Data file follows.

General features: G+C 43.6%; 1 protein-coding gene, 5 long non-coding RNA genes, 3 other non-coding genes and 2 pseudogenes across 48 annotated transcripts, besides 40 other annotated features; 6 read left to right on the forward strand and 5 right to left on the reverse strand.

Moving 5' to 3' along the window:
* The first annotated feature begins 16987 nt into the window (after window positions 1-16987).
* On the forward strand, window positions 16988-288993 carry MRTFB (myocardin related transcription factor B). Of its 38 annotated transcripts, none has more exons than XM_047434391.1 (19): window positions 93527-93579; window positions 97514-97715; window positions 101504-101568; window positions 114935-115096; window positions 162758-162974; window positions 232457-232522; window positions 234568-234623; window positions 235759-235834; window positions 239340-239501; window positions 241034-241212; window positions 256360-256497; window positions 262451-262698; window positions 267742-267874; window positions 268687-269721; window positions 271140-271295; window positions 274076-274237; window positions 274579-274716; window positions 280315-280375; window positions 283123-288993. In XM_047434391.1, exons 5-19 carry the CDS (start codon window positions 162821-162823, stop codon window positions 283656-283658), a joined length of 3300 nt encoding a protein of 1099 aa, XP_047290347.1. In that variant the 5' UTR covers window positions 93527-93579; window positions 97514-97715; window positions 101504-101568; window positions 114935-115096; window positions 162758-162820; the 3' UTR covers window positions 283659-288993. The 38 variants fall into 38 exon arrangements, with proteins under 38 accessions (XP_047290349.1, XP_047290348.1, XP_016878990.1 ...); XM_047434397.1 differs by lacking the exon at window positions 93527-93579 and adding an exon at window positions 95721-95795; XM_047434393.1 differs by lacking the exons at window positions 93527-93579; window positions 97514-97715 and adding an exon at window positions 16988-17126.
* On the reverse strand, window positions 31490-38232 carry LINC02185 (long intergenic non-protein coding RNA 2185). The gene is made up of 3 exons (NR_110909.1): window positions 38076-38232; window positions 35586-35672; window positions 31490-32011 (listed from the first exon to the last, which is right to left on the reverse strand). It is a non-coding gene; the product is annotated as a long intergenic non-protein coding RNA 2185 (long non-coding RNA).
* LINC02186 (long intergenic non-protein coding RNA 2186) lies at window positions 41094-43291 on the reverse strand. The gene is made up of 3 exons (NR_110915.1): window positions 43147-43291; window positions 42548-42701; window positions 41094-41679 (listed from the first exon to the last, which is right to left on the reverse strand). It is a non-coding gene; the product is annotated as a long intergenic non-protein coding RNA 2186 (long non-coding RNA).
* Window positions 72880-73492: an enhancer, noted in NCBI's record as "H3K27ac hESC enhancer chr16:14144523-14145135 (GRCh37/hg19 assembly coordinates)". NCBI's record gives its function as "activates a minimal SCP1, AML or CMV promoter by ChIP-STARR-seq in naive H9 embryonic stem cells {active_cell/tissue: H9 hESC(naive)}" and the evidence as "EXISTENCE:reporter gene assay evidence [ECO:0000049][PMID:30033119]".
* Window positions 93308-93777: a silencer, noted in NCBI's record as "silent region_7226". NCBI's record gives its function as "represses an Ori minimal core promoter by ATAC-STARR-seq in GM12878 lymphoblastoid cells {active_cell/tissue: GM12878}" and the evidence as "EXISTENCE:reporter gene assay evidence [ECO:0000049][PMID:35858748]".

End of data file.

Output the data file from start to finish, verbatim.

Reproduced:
General features: G+C 43.6%; 1 protein-coding gene, 5 long non-coding RNA genes, 3 other non-coding genes and 2 pseudogenes across 48 annotated transcripts, besides 40 other annotated features; 6 read left to right on the forward strand and 5 right to left on the reverse strand.

Moving 5' to 3' along the window:
* The first annotated feature begins 16987 nt into the window (after window positions 1-16987).
* On the forward strand, window positions 16988-288993 carry MRTFB (myocardin related transcription factor B). Of its 38 annotated transcripts, none has more exons than XM_047434391.1 (19): window positions 93527-93579; window positions 97514-97715; window positions 101504-101568; window positions 114935-115096; window positions 162758-162974; window positions 232457-232522; window positions 234568-234623; window positions 235759-235834; window positions 239340-239501; window positions 241034-241212; window positions 256360-256497; window positions 262451-262698; window positions 267742-267874; window positions 268687-269721; window positions 271140-271295; window positions 274076-274237; window positions 274579-274716; window positions 280315-280375; window positions 283123-288993. In XM_047434391.1, exons 5-19 carry the CDS (start codon window positions 162821-162823, stop codon window positions 283656-283658), a joined length of 3300 nt encoding a protein of 1099 aa, XP_047290347.1. In that variant the 5' UTR covers window positions 93527-93579; window positions 97514-97715; window positions 101504-101568; window positions 114935-115096; window positions 162758-162820; the 3' UTR covers window positions 283659-288993. The 38 variants fall into 38 exon arrangements, with proteins under 38 accessions (XP_047290349.1, XP_047290348.1, XP_016878990.1 ...); XM_047434397.1 differs by lacking the exon at window positions 93527-93579 and adding an exon at window positions 95721-95795; XM_047434393.1 differs by lacking the exons at window positions 93527-93579; window positions 97514-97715 and adding an exon at window positions 16988-17126.
* On the reverse strand, window positions 31490-38232 carry LINC02185 (long intergenic non-protein coding RNA 2185). The gene is made up of 3 exons (NR_110909.1): window positions 38076-38232; window positions 35586-35672; window positions 31490-32011 (listed from the first exon to the last, which is right to left on the reverse strand). It is a non-coding gene; the product is annotated as a long intergenic non-protein coding RNA 2185 (long non-coding RNA).
* LINC02186 (long intergenic non-protein coding RNA 2186) lies at window positions 41094-43291 on the reverse strand. The gene is made up of 3 exons (NR_110915.1): window positions 43147-43291; window positions 42548-42701; window positions 41094-41679 (listed from the first exon to the last, which is right to left on the reverse strand). It is a non-coding gene; the product is annotated as a long intergenic non-protein coding RNA 2186 (long non-coding RNA).
* Window positions 72880-73492: an enhancer, noted in NCBI's record as "H3K27ac hESC enhancer chr16:14144523-14145135 (GRCh37/hg19 assembly coordinates)". NCBI's record gives its function as "activates a minimal SCP1, AML or CMV promoter by ChIP-STARR-seq in naive H9 embryonic stem cells {active_cell/tissue: H9 hESC(naive)}" and the evidence as "EXISTENCE:reporter gene assay evidence [ECO:0000049][PMID:30033119]".
* Window positions 93308-93777: a silencer, noted in NCBI's record as "silent region_7226". NCBI's record gives its function as "represses an Ori minimal core promoter by ATAC-STARR-seq in GM12878 lymphoblastoid cells {active_cell/tissue: GM12878}" and the evidence as "EXISTENCE:reporter gene assay evidence [ECO:0000049][PMID:35858748]".